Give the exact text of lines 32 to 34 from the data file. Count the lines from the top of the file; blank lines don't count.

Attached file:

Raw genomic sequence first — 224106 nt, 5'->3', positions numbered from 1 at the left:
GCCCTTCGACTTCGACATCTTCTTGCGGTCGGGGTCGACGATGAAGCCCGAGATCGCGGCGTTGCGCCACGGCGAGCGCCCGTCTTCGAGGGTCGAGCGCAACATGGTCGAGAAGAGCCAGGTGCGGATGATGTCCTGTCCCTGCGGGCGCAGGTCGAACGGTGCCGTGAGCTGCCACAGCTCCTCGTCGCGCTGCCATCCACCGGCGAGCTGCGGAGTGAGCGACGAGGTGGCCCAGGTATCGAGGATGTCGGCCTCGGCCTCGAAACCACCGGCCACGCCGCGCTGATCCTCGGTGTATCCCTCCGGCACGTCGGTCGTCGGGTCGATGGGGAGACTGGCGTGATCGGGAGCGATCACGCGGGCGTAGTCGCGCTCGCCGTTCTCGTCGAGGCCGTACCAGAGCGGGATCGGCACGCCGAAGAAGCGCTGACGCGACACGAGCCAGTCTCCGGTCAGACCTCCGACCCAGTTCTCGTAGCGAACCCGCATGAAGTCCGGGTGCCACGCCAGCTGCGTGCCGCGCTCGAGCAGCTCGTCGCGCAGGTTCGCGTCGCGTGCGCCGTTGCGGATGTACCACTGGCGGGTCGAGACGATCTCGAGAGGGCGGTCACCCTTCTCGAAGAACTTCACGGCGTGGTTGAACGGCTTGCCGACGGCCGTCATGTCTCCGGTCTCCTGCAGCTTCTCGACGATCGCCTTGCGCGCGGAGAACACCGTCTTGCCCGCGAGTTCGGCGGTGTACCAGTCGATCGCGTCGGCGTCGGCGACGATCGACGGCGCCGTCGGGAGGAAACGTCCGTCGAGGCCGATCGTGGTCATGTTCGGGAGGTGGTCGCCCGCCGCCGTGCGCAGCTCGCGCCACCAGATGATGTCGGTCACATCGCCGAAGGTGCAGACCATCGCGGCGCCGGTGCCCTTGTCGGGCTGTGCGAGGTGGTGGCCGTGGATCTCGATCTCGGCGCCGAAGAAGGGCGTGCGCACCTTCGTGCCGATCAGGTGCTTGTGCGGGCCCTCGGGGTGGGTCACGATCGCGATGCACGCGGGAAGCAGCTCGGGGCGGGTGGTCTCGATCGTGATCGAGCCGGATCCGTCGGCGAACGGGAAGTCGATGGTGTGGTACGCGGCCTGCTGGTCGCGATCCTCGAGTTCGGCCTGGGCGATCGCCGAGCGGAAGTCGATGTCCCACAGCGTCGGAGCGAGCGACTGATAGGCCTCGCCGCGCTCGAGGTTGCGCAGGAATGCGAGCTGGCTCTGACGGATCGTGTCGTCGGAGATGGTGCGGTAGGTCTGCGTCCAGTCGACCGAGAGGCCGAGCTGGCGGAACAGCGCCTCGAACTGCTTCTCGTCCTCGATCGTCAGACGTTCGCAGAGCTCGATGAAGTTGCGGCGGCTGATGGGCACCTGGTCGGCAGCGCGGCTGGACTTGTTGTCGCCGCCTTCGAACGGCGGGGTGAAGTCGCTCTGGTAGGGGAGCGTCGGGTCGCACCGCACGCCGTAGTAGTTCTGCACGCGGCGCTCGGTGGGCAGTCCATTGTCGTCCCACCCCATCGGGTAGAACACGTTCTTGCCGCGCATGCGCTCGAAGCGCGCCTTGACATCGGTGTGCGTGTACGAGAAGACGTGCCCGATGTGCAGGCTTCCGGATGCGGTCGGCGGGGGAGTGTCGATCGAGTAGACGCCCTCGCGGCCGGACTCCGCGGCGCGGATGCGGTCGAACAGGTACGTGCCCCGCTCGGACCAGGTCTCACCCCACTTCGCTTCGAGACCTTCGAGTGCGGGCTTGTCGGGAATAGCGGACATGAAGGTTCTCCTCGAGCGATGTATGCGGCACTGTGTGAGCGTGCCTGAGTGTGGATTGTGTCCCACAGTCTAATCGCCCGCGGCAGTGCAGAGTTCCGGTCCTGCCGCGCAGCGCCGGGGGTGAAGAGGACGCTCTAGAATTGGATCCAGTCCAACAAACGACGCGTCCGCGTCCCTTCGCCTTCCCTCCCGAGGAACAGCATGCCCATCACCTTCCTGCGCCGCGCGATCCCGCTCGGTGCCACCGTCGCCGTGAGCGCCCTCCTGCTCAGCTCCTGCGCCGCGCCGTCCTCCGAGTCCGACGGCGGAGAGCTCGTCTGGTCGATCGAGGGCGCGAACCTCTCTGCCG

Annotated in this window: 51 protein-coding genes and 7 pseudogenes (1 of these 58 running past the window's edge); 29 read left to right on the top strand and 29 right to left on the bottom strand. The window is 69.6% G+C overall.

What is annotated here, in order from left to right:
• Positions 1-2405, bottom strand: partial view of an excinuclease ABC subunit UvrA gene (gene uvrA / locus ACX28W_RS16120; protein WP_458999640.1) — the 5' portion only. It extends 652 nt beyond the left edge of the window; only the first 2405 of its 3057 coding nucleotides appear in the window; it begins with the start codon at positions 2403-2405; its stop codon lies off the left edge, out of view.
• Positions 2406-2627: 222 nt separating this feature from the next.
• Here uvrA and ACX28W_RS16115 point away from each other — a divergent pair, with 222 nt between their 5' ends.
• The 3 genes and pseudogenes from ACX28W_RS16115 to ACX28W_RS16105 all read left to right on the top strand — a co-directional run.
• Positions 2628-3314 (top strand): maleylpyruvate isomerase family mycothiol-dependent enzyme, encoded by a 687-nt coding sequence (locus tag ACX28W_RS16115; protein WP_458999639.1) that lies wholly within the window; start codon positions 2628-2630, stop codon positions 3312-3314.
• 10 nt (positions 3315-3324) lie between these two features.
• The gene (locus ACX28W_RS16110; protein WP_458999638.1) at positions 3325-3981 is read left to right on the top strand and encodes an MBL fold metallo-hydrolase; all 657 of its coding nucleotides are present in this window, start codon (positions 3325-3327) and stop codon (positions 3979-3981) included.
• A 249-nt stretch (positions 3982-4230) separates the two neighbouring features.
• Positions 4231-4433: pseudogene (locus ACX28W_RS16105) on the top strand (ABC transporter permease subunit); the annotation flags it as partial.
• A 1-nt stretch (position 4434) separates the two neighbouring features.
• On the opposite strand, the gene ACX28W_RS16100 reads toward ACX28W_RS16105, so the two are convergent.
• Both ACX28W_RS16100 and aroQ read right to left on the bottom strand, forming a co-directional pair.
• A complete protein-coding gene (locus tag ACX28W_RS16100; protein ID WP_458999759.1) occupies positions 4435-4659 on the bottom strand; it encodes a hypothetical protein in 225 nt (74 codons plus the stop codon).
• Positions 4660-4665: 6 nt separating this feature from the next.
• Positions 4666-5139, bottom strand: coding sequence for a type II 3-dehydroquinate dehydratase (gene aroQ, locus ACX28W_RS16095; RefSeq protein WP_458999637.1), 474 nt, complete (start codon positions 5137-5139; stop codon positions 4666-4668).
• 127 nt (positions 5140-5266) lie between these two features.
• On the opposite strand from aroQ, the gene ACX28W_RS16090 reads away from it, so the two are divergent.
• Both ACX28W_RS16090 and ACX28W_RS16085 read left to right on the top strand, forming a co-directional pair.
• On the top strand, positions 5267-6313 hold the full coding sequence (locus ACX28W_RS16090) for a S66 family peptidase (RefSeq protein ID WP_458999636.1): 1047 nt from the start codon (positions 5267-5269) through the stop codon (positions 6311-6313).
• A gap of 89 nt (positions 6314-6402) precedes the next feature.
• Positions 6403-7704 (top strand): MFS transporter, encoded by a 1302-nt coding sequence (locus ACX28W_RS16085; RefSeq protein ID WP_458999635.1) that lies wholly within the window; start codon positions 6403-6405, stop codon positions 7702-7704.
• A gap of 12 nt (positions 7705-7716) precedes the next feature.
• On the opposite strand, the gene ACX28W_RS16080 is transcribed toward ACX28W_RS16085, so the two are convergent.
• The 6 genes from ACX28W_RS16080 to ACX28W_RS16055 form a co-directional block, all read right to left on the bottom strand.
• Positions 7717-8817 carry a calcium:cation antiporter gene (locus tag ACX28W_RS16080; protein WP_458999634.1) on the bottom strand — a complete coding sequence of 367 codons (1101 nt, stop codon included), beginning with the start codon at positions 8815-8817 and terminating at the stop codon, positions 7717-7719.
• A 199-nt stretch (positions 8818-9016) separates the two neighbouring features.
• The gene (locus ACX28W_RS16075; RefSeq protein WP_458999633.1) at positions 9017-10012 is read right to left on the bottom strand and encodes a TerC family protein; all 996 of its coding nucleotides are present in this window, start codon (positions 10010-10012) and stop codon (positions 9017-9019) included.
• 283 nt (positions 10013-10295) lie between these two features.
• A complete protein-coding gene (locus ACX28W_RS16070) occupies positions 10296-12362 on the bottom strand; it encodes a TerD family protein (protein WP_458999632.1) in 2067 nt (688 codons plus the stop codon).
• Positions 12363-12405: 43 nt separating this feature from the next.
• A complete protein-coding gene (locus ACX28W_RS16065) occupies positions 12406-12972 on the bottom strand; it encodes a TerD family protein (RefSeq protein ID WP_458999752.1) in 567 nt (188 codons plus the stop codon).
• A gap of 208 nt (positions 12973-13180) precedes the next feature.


• 283 nt (positions 10013-10295) lie between these two features.
• A complete protein-coding gene (locus ACX28W_RS16070) occupies positions 10296-12362 on the bottom strand; it encodes a TerD family protein (protein WP_458999632.1) in 2067 nt (688 codons plus the stop codon).
• Positions 12363-12405: 43 nt separating this feature from the next.